Table 2 : Reference limit values for emissions (large combustion installations, proposal for future European standards)
Pollutants Emissions limit values (mg/Nm3, 6% O2)
Particulates 30
SO2 200
NOx 200

  • Choice of air pollution control equipment

The study of the pilot power plant has made it possible to isolate four significant parameters for choosing air pollution control equipment. These are: amount of space available; characteristics of the by-products; adaptability of control technologies to the nature of the fuel; and pollution control efficiency.

  • Amount of space available: air pollution control equipment must not be too bulky. Progress is continuously being made in this direction, and the proposed equipment is becoming more and more compact. In consideration of this last point and our decision not to limit the study solely to Ruien, we assumed that each existing unit is fitted with the equipment selected.
  • Characteristics of the by-products: by-products disposal must be reduced, which certainly does not make up for an appropriate environmental solution, and which is also very costly. It is thus preferable to turn towards technologies producing marketable by-products.
  • Adaptability of control technologies to fuel quality: control techniques must correspond to the fuel used. In this case, the technologies must be suitable for a low sulphur coal (sulphur content: 0,55% w/w).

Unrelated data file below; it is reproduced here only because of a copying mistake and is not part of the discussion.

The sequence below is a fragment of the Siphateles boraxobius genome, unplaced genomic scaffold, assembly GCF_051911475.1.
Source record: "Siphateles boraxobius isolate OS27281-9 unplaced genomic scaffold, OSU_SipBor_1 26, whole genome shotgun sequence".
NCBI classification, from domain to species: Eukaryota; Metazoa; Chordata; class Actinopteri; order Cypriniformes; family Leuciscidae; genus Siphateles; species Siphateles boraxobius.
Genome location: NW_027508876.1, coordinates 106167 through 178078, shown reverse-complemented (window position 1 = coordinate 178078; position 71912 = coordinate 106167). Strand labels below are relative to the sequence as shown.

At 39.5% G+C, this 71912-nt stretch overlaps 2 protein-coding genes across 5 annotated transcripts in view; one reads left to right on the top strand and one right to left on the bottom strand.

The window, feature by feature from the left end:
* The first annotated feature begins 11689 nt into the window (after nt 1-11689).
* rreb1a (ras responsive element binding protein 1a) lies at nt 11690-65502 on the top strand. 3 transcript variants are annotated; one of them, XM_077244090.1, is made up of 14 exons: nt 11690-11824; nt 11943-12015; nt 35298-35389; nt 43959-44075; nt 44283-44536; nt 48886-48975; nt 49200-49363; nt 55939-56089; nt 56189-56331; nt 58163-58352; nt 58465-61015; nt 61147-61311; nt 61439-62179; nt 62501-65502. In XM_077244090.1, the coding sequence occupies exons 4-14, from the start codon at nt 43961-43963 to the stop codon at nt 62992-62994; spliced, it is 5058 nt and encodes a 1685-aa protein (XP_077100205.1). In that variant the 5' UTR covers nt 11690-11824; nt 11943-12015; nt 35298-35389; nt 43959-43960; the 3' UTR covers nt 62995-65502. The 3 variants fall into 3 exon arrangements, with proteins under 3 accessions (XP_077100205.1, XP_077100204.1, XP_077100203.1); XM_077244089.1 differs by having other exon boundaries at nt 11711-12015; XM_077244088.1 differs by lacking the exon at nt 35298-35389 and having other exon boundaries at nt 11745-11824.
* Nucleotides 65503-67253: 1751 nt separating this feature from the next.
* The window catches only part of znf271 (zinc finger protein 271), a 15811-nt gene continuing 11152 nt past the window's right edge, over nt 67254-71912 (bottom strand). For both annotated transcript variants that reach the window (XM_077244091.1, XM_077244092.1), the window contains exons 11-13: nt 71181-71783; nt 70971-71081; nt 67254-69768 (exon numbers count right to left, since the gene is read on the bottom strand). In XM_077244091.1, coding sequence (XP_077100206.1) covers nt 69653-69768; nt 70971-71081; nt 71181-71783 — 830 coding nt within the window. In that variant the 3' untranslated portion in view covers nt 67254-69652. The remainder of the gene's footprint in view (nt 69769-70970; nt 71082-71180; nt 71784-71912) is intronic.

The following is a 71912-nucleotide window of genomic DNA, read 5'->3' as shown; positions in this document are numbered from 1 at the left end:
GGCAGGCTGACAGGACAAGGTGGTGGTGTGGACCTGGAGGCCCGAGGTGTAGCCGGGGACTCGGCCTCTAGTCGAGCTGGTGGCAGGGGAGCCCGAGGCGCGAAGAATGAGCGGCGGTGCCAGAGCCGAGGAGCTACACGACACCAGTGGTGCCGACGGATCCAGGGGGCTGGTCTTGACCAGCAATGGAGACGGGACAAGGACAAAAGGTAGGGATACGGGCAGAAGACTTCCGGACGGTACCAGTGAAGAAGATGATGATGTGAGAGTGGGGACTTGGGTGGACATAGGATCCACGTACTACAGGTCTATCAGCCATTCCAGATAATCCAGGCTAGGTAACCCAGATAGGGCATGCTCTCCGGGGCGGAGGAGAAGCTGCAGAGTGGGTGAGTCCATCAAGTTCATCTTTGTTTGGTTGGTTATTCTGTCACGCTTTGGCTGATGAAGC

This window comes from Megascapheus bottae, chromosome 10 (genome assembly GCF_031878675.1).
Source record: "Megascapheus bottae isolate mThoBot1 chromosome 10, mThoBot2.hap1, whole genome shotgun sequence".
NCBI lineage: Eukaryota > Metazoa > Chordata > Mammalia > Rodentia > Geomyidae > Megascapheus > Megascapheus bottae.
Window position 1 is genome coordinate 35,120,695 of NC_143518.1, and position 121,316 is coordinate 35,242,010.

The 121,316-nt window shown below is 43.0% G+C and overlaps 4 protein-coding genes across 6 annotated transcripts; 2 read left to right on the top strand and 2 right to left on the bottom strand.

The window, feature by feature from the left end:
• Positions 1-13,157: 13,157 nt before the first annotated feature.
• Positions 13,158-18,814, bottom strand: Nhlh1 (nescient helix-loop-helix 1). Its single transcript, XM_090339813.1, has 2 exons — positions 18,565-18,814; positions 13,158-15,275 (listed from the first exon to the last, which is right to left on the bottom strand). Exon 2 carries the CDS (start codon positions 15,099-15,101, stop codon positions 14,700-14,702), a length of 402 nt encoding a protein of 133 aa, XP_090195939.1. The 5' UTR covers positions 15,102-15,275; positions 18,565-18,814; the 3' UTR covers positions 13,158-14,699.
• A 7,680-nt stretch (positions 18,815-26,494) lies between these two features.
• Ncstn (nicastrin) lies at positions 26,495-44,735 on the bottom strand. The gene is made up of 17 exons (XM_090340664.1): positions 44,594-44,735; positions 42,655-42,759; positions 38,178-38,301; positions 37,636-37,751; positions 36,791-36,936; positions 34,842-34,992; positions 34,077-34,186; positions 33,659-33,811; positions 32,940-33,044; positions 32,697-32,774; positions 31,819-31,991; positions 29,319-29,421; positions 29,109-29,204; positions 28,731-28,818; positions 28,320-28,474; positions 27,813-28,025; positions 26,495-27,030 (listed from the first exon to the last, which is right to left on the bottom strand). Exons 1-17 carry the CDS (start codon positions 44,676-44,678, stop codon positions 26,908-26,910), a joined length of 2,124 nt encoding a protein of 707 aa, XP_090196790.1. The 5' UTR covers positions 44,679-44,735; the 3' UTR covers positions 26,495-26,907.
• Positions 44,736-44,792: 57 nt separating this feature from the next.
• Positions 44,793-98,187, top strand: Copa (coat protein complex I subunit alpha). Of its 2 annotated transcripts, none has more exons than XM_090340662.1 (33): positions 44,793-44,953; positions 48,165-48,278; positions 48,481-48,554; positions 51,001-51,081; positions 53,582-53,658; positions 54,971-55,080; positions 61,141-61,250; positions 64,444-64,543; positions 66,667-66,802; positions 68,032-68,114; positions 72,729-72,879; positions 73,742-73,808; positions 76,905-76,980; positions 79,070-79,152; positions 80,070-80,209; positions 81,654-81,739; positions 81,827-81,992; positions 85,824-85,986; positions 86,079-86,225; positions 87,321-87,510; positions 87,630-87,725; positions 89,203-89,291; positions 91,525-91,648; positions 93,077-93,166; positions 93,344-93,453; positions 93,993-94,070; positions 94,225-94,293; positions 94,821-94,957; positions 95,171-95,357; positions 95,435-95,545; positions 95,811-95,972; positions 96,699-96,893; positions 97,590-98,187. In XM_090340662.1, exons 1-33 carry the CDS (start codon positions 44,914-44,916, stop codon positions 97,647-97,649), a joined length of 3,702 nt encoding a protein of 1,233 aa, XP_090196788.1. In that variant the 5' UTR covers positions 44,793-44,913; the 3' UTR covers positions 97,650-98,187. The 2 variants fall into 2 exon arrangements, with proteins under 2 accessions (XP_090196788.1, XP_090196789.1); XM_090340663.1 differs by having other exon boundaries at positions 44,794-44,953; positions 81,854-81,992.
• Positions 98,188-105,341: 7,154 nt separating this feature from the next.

• Pollution control efficiency: the efficiency of the equipment must comply with the limit values for the emissions set. The limit values taken into account are those indicating the orientation of future European standards. Given the present boiler characteristics, this means that the minimum efficiency to be achieved is 63%, 83% and 75% respectively, for particulate removal equipment, de-sulfurisation and de-nitrification.

The particulate removal, de-sulfurisation and de-nitrification equipment studied in Table 3. meet these four criteria.

Table 3 : Particulate removal equipment with a view of the determination of the particulate removal costs of power plants


Particulate removal De-sulfurisation De-nitrification
  • Electrostatic filter
  • Fabric filter
  • Wet process
  • Wet & Dry processes
SCR process
Haldor TopsØe     SCR process
ERC     SCR process
  • Electrostatic filter
FLS miljØ  
  • Wet & Dry processes
  • Combined Processes

Results :